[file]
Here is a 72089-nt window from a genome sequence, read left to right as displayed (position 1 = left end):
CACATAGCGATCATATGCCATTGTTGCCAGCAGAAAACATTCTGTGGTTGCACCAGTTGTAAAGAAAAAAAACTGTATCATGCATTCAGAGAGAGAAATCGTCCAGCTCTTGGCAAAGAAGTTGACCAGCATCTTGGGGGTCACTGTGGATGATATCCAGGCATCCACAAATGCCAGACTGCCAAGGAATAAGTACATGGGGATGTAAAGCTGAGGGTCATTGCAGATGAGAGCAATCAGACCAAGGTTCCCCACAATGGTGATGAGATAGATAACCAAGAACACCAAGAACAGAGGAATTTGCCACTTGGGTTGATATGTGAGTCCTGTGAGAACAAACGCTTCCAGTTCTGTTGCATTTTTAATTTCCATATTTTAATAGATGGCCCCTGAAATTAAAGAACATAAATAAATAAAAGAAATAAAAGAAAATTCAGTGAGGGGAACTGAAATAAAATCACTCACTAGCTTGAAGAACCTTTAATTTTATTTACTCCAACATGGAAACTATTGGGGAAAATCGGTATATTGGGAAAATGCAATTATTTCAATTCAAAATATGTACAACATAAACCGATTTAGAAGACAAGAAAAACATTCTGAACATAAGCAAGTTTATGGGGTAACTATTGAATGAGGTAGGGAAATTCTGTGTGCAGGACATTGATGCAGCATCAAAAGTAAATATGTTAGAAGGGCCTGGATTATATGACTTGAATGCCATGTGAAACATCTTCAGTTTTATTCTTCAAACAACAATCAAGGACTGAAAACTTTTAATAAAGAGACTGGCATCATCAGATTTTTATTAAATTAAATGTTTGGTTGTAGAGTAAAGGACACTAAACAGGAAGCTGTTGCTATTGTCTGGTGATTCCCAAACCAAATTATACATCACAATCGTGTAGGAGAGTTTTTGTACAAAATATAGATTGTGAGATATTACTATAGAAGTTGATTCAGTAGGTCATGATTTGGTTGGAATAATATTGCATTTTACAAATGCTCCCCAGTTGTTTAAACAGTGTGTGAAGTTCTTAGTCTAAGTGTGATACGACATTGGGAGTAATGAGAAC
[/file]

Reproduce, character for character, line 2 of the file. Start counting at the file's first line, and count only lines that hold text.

CACATAGCGATCATATGCCATTGTTGCCAGCAGAAAACATTCTGTGGTTGCACCAGTTGTAAAGAAAAAAAACTGTATCATGCATTCAGAGAGAGAAATCGTCCAGCTCTTGGCAAAGAAGTTGACCAGCATCTTGGGGGTCACTGTGGATGATATCCAGGCATCCACAAATGCCAGACTGCCAAGGAATAAGTACATGGGGATGTAAAGCTGAGGGTCATTGCAGATGAGAGCAATCAGACCAAGGTTCCCCACAATGGTGATGAGATAGATAACCAAGAACACCAAGAACAGAGGAATTTGCCACTTGGGTTGATATGTGAGTCCTGTGAGAACAAACGCTTCCAGTTCTGTTGCATTTTTAATTTCCATATTTTAATAGATGGCCCCTGAAATTAAAGAACATAAATAAATAAAAGAAATAAAAGAAAATTCAGTGAGGGGAACTGAAATAAAATCACTCACTAGCTTGAAGAACCTTTAATTTTATTTACTCCAACATGGAAACTATTGGGGAAAATCGGTATATTGGGAAAATGCAATTATTTCAATTCAAAATATGTACAACATAAACCGATTTAGAAGACAAGAAAAACATTCTGAACATAAGCAAGTTTATGGGGTAACTATTGAATGAGGTAGGGAAATTCTGTGTGCAGGACATTGATGCAGCATCAAAAGTAAATATGTTAGAAGGGCCTGGATTATATGACTTGAATGCCATGTGAAACATCTTCAGTTTTATTCTTCAAACAACAATCAAGGACTGAAAACTTTTAATAAAGAGACTGGCATCATCAGATTTTTATTAAATTAAATGTTTGGTTGTAGAGTAAAGGACACTAAACAGGAAGCTGTTGCTATTGTCTGGTGATTCCCAAACCAAATTATACATCACAATCGTGTAGGAGAGTTTTTGTACAAAATATAGATTGTGAGATATTACTATAGAAGTTGATTCAGTAGGTCATGATTTGGTTGGAATAATATTGCATTTTACAAATGCTCCCCAGTTGTTTAAACAGTGTGTGAAGTTCTTAGTCTAAGTGTGATACGACATTGGGAGTAATGAGAAC